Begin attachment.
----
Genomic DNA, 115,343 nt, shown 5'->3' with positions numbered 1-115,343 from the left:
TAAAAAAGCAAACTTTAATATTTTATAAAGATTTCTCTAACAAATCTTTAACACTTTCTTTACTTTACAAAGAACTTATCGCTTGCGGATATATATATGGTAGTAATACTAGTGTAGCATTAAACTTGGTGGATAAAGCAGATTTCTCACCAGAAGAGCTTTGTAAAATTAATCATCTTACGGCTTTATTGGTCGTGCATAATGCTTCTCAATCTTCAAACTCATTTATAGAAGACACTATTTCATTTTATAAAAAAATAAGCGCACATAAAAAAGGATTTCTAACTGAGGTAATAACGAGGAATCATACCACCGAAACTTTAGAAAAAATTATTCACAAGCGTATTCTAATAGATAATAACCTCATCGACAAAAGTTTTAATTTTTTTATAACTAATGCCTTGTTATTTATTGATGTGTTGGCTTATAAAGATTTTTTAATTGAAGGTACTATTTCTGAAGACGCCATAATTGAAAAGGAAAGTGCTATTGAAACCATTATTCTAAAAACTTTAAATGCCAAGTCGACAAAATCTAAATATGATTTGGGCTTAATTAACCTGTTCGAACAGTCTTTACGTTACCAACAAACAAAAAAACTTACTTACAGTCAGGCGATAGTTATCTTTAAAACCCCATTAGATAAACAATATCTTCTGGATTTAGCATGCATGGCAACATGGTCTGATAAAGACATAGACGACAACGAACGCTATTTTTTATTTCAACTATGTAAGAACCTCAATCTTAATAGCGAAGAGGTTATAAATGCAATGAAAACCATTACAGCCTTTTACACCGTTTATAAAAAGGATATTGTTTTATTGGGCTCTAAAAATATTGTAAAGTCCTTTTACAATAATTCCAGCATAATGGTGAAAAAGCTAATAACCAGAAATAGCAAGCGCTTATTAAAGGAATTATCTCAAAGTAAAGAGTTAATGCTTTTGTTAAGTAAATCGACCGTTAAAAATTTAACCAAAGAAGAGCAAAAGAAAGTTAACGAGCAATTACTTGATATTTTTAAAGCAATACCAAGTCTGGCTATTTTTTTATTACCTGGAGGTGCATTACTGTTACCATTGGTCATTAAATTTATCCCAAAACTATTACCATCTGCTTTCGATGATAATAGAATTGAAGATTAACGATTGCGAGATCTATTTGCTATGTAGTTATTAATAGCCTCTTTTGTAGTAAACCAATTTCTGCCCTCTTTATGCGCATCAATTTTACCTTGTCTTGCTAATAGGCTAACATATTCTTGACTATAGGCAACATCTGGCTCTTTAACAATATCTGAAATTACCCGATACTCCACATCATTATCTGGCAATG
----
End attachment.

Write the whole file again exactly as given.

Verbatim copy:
Genomic DNA, 115,343 nt, shown 5'->3' with positions numbered 1-115,343 from the left:
TAAAAAAGCAAACTTTAATATTTTATAAAGATTTCTCTAACAAATCTTTAACACTTTCTTTACTTTACAAAGAACTTATCGCTTGCGGATATATATATGGTAGTAATACTAGTGTAGCATTAAACTTGGTGGATAAAGCAGATTTCTCACCAGAAGAGCTTTGTAAAATTAATCATCTTACGGCTTTATTGGTCGTGCATAATGCTTCTCAATCTTCAAACTCATTTATAGAAGACACTATTTCATTTTATAAAAAAATAAGCGCACATAAAAAAGGATTTCTAACTGAGGTAATAACGAGGAATCATACCACCGAAACTTTAGAAAAAATTATTCACAAGCGTATTCTAATAGATAATAACCTCATCGACAAAAGTTTTAATTTTTTTATAACTAATGCCTTGTTATTTATTGATGTGTTGGCTTATAAAGATTTTTTAATTGAAGGTACTATTTCTGAAGACGCCATAATTGAAAAGGAAAGTGCTATTGAAACCATTATTCTAAAAACTTTAAATGCCAAGTCGACAAAATCTAAATATGATTTGGGCTTAATTAACCTGTTCGAACAGTCTTTACGTTACCAACAAACAAAAAAACTTACTTACAGTCAGGCGATAGTTATCTTTAAAACCCCATTAGATAAACAATATCTTCTGGATTTAGCATGCATGGCAACATGGTCTGATAAAGACATAGACGACAACGAACGCTATTTTTTATTTCAACTATGTAAGAACCTCAATCTTAATAGCGAAGAGGTTATAAATGCAATGAAAACCATTACAGCCTTTTACACCGTTTATAAAAAGGATATTGTTTTATTGGGCTCTAAAAATATTGTAAAGTCCTTTTACAATAATTCCAGCATAATGGTGAAAAAGCTAATAACCAGAAATAGCAAGCGCTTATTAAAGGAATTATCTCAAAGTAAAGAGTTAATGCTTTTGTTAAGTAAATCGACCGTTAAAAATTTAACCAAAGAAGAGCAAAAGAAAGTTAACGAGCAATTACTTGATATTTTTAAAGCAATACCAAGTCTGGCTATTTTTTTATTACCTGGAGGTGCATTACTGTTACCATTGGTCATTAAATTTATCCCAAAACTATTACCATCTGCTTTCGATGATAATAGAATTGAAGATTAACGATTGCGAGATCTATTTGCTATGTAGTTATTAATAGCCTCTTTTGTAGTAAACCAATTTCTGCCCTCTTTATGCGCATCAATTTTACCTTGTCTTGCTAATAGGCTAACATATTCTTGACTATAGGCAACATCTGGCTCTTTAACAATATCTGAAATTACCCGATACTCCACATCATTATCTGGCAATG